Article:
The Motive: Why So Many Leaders Abdicate Their Most Important Responsibilities, a book published by Patrick Lencioni in 2020, is a must-read for all CEO’s, senior leaders, and people who aspire to positions of leadership.
“Many people have wanted to be a CEO for their entire careers,” says Maren Perry, founder and president of Arden Coaching. “But why do you want it? Is it the money? The prestige? The power? Or is it the responsibility and the opportunity to build great organizations and help people be more effective?”
In this book, Lencioni doesn’t talk about how to be a leader, he talks about why you want to be a leader in the first place. He discusses the mindset needed to become an effective leader for the people you lead — he also offers the possibility that, going through this process, perhaps you’ll realize that you shouldn’t be a leader at all! The story begins with a fable — the story of two CEO’s discussing the very different ways they lead their organizations and why. Then, Lencioni outlines the essential take-aways from his story. It’s a brief, easy, but powerful read.
“We work hard to put ourselves in a good position and take advantage of opportunities,” says Perry. “Then, one day, we are promoted to a senior level position or become a CEO. We feel we’ve earned it. But we haven’t thought through why we are really doing it or what doing it well requires. As an executive coach, I see this scenario often.”
The book resonates for executive coaches like Perry and her clients because it captures critical aspects of leading an organization — it is a fundamentally different job — it’s not what you did before. And that’s why what motivates you to want to be a CEO or senior leader is absolutely crucial.
Are You a Responsibility-Centered Leader?
True leadership comes from motivation that Lencioni calls responsibility-centered. “This is more like what you may have seen called servant-based leadership,” says Perry. “You are doing a job that no one else at your organization can do. You are doing it to take on the responsibility of making your organization stronger and more successful. What drives you is to help your employees become the best versions of themselves possible and build a thriving business.”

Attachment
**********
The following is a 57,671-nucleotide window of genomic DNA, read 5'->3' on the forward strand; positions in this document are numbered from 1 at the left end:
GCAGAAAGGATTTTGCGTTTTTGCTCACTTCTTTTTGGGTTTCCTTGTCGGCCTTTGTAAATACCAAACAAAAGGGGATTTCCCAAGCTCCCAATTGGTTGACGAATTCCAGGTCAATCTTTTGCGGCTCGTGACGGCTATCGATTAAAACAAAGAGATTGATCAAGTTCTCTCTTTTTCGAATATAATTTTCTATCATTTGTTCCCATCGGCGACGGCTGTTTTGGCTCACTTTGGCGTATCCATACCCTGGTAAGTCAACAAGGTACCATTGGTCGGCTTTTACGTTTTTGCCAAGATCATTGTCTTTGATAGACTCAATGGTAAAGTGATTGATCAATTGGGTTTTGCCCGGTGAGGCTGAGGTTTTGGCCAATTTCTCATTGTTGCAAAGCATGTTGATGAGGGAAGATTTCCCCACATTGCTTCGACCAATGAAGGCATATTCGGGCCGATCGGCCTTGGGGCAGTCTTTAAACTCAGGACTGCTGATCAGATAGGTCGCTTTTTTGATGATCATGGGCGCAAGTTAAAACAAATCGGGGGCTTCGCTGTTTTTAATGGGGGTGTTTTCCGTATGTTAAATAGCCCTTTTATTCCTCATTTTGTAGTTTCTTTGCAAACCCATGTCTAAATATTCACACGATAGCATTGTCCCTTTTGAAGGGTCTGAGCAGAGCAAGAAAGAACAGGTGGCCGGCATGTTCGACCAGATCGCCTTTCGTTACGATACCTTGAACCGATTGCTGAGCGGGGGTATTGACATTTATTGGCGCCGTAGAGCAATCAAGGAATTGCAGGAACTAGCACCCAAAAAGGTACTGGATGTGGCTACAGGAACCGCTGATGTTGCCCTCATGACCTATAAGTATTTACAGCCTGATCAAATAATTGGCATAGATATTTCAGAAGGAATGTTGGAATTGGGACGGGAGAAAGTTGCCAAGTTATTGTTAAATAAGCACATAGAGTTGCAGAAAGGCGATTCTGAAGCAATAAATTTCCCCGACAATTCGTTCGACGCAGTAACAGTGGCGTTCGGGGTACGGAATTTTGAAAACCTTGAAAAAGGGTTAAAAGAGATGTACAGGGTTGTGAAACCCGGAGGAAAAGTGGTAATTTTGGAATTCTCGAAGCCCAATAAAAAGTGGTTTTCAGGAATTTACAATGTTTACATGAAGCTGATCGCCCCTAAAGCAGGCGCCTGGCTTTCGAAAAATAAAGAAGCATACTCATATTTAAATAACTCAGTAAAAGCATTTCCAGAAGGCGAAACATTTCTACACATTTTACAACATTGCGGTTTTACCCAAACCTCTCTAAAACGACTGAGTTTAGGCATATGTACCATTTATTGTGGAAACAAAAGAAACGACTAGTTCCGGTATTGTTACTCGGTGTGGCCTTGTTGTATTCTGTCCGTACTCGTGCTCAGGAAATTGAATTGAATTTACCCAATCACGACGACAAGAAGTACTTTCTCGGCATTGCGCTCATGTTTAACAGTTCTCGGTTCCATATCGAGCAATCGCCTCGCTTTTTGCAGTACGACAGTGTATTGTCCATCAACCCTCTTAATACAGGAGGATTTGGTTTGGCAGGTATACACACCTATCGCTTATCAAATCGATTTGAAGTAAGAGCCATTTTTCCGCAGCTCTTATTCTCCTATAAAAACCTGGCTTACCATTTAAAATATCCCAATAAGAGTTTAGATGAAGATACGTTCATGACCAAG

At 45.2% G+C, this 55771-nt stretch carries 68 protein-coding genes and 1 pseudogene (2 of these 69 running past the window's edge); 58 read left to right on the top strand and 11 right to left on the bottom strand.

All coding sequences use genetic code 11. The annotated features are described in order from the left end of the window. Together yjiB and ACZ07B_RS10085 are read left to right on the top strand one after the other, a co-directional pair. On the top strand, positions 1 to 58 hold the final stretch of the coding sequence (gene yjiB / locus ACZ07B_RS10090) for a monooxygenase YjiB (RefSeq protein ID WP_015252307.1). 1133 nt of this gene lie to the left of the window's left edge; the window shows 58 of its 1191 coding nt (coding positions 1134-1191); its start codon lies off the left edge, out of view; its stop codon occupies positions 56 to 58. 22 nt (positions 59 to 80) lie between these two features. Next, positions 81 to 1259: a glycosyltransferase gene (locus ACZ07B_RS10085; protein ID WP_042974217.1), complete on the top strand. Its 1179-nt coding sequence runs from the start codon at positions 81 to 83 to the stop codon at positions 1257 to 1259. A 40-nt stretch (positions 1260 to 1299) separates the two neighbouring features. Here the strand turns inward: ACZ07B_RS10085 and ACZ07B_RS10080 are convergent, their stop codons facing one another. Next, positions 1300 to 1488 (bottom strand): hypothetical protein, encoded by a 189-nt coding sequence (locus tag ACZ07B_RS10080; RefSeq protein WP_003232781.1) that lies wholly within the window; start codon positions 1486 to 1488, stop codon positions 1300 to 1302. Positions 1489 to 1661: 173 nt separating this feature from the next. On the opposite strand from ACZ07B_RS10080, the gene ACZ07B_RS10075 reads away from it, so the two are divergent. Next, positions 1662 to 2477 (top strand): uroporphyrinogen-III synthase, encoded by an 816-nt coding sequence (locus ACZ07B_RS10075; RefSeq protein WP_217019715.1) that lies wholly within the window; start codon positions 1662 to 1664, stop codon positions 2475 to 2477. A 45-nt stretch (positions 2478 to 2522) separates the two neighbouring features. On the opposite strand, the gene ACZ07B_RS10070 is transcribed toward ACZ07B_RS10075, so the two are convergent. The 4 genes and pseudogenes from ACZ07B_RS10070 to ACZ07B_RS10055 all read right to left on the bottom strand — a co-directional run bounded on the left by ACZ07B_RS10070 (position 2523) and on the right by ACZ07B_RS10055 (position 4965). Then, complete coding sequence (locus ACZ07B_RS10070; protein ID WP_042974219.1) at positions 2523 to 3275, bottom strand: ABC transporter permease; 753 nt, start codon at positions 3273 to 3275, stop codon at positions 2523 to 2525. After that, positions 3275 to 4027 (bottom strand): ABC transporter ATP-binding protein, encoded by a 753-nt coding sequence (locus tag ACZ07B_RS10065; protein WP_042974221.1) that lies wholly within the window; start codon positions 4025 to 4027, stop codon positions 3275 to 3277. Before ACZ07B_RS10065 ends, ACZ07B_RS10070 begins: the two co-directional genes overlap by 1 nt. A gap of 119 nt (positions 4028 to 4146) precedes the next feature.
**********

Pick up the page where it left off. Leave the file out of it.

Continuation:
What Lencioni refers to as reward-centered leadership is a false leadership. Reward-centered leaders are individuals who are motivated by money, power, status, and ego. Their leadership is more about them than it is about those they lead. Lencioni writes, “I believe it’s long past time that we, as individuals and as a society, reestablished the standard that leadership can never be about the leader more than the led.”
According to Perry, “People take this path of reward-centered leadership, but it is a dead-end. It’s not true leadership and since it never values those below, it will never maximize the organization’s possibilities.”
The Job of CEO is Different than Your Old Job
It may sound obvious, but the fundamental essence of the job is different than whatever you did to get there. Many ignore this basic fact. You may have risen to CEO because you are a talented engineer, or project manager, or marketer. But you are not an engineer anymore — you are the CEO. There is a distinct job description for CEO and a set of responsibilities that only you can do. “You need to recognize that,” says Perry, “And, as basic as it sounds, you need to make sure you like the job!”
Lencioni identifies five areas of responsibility that a CEO cannot delegate, including having difficult conversations, communicating constantly to employees, and managing employees. Responsibility-centered CEOs embrace these duties. Reward-centered CEOs do not — picking and choosing what they will do, and abdicating the others.
The book encourages readers to honestly assess themselves, which is exactly what an executive coach wants you to do. For more, read Arden Coaching’s “What’s the Difference Between Coaching and Training?”
Give The Motive a read. Are you ready to be a responsibility-centered leader? Are you going to be happy with your CEO job description and the responsibilities that come with it? It’s up to you to choose. If the answer is yes, an executive coach coach can help you get there faster, but you are on your way!
To learn more about your motive, and developing genuine leadership skills, contact the executive coaches at Arden Coaching at [email protected] or 646.684.3777.